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(updated 5/15/2024) ​

Milfoil Task Force Report - May 11, 2023
Reviewed & Approved by the Sylvia Lake Association Board

Based upon the nearly 70 percent of survey respondents being in favor of using an herbicide to control milfoil, Sylvia Lake Association Officers and Board members (SLA) engaged the Town of Fowler for administrative and financial support for the submission of an application to the NYS DEC for permitted use of the herbicide ProcellaCor to control milfoil.  Click here to continue reading.

About the 2022 Survey

In mid-October 2022, the Sylvia Lake Association Board sent out a “Milfoil Survey - Request for Input.” This Information and Action Survey was sent to 170 property owners at their tax map address (~150 different people/ Trusts/ LLCs/ Partnerships.) Surveys were sent via Certified Mail, with a stamped return address envelope, one ballot per lake property 911 address. Board members hand-delivered about 20.



100 surveys were returned. Six additional mail pieces were returned because recipient refused to sign for the Certified Mail. The Town of Fowler responded that they would not be voting for their properties, saying that lakers should make these decisions. Survey response rate, after considering these 8 non-participants, is 100/162, rounds to 62%.

The Survey asked participants to use a ranked-choice vote, to indicate their preference for four options, ranking the four options in order of what they wanted us to do. Of the countable ballots,  one person voted for “option 5 - do more research.”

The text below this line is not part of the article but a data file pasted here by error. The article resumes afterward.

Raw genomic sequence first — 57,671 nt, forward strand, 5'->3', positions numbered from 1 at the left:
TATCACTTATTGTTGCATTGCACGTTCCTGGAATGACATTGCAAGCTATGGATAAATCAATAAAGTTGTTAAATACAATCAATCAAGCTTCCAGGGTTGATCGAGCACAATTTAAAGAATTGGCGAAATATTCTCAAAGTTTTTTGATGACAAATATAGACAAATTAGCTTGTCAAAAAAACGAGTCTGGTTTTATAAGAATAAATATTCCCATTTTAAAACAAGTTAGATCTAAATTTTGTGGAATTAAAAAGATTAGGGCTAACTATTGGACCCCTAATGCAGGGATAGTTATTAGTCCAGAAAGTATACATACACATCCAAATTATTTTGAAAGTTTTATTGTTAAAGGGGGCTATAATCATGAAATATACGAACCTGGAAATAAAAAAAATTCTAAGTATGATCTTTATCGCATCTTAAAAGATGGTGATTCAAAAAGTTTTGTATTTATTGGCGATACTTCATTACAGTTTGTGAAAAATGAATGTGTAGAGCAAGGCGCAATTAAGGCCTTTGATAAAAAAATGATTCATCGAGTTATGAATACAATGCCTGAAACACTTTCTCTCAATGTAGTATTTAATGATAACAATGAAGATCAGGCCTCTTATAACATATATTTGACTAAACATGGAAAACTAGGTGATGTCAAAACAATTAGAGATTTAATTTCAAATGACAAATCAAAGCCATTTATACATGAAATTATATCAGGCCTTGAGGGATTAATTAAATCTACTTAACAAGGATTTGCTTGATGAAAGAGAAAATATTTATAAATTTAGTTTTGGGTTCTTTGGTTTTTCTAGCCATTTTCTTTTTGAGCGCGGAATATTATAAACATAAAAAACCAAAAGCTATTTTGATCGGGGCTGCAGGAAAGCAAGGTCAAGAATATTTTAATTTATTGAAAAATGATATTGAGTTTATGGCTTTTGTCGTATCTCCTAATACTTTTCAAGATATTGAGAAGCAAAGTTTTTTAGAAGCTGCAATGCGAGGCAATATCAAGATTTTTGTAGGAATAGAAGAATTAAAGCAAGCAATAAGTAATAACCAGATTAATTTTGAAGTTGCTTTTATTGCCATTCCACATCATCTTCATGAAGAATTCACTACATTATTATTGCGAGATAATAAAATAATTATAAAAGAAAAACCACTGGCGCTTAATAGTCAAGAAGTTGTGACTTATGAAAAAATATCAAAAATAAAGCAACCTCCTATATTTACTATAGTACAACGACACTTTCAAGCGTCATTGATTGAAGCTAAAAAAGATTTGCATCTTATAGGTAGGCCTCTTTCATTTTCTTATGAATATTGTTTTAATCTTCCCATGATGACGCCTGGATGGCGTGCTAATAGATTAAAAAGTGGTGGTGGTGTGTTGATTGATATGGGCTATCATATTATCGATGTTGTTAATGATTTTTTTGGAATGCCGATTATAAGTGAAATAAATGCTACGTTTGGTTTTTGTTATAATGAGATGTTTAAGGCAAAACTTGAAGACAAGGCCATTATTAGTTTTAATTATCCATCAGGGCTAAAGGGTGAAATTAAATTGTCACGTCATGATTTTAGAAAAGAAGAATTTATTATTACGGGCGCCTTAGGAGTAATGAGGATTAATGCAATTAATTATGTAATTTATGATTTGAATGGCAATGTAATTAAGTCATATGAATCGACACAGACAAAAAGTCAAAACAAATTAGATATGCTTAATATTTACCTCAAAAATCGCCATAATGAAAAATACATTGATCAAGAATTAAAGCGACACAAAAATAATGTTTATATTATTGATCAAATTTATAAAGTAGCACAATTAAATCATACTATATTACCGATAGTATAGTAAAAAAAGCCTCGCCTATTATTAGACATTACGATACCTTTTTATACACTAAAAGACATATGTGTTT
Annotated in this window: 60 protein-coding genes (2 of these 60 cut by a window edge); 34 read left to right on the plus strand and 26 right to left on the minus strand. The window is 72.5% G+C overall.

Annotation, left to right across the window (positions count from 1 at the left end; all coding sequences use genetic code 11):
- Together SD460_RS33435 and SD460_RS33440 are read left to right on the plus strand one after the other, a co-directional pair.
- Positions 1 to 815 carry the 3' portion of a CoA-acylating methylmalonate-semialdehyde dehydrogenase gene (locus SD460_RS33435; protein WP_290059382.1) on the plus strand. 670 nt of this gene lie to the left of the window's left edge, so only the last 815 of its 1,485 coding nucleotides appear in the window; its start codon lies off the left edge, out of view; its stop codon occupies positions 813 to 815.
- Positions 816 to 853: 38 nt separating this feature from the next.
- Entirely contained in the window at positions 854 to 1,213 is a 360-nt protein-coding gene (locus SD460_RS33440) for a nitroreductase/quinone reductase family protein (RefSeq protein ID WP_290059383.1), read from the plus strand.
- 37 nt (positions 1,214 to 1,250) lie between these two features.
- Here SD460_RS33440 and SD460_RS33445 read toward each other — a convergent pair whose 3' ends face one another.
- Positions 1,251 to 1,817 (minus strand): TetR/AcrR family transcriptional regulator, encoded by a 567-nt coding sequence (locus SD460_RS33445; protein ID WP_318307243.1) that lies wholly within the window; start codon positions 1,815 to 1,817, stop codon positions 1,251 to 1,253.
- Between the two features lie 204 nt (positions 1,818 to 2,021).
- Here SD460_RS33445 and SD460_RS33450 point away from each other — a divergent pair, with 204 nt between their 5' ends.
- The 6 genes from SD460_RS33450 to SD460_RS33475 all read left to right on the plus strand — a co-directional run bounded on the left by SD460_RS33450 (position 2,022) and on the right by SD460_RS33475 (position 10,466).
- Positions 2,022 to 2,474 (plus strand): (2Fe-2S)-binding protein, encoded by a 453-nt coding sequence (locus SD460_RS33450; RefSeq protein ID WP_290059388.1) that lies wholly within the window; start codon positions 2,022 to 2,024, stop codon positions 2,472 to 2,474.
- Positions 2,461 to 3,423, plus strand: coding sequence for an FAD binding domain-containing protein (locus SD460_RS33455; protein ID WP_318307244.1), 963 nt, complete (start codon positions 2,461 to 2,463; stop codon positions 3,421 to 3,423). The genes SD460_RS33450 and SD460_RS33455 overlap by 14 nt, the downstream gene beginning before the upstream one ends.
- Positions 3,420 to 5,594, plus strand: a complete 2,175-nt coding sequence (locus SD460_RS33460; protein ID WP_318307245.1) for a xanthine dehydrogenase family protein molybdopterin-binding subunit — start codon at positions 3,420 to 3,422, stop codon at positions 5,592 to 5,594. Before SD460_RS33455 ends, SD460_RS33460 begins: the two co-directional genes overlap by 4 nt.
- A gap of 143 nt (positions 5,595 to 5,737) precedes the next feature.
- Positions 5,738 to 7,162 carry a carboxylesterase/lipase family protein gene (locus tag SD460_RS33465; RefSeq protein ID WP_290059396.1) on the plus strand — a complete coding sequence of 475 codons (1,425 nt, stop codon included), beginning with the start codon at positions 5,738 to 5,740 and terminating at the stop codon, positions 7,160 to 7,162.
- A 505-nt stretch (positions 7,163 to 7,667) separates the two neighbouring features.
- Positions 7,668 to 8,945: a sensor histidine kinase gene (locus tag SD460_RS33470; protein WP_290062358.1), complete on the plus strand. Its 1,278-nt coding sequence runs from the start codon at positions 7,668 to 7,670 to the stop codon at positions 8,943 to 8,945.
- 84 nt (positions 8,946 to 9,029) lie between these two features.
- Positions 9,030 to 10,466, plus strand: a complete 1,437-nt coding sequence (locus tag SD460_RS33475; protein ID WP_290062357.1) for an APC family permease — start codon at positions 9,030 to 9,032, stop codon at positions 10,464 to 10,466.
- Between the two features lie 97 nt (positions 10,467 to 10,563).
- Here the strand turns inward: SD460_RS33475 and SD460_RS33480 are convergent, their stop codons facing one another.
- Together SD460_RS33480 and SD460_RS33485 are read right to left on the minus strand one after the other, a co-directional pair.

article about invasives

Click the image, below to enlarge the article.



Of the remaining 99 ballots first choices: 

68 = Option 4  (move forward with application & permit to use ProcellaCor)

13 = Option 2  (provide information/education for individuals to manage their own shorefront)

10 = Option 1  (do nothing)

  8 = Option 3  (continue contracted hand-harvesting)


68% chose Option 4 as their first choice. 

Of the 31 who  chose other options first,  8 said that Option 4 was their second choice  

76% of respondents  chose Option 4 as their first or second choice. 



We appreciate everyone who participated in this survey. The document indicated that, "If you do not return your ballot by December 1, we will assume you agree with the majority." 


Since 76%  of respondents indicated interest in utilizing ProCellaCor, the Board will move forward to determine who can/should request permits. In addition, the Board will work on partnerships for permitting and funding a targeted, limited utilization of ProcellaCor, to address the milfoil infestation on the South shore of Sylvia Lake.


Any questions about this survey can be directed to SLA Board members -  email links are HERE.  For questions about participant mailing addresses or returns, contact the  Secretary at
We will update this space as we proceed with any actions going forward. 

Milfoil & Other Invasives
Our Milfoil Problem: What We've Done / Options for the Future

An important meeting was held on July 7, at the Gouverneur Community Center. The Milfoil Task Force and the Sylvia Lake Association Officers and Board members:
1.) reviews our (losing) fight against Eurasian Milfoil and  2.) presented our options going forward.


The mission of the Sylvia Lake Association is, in a word, "Water."

Since 2004, the website has documented the efforts of the Association members to combat the spread of the invasive Eurasian Milfoil in our beautiful lake. There are a number of strategies that have been employed over the years. The goal is appropriate "Aquatic Invasive Management."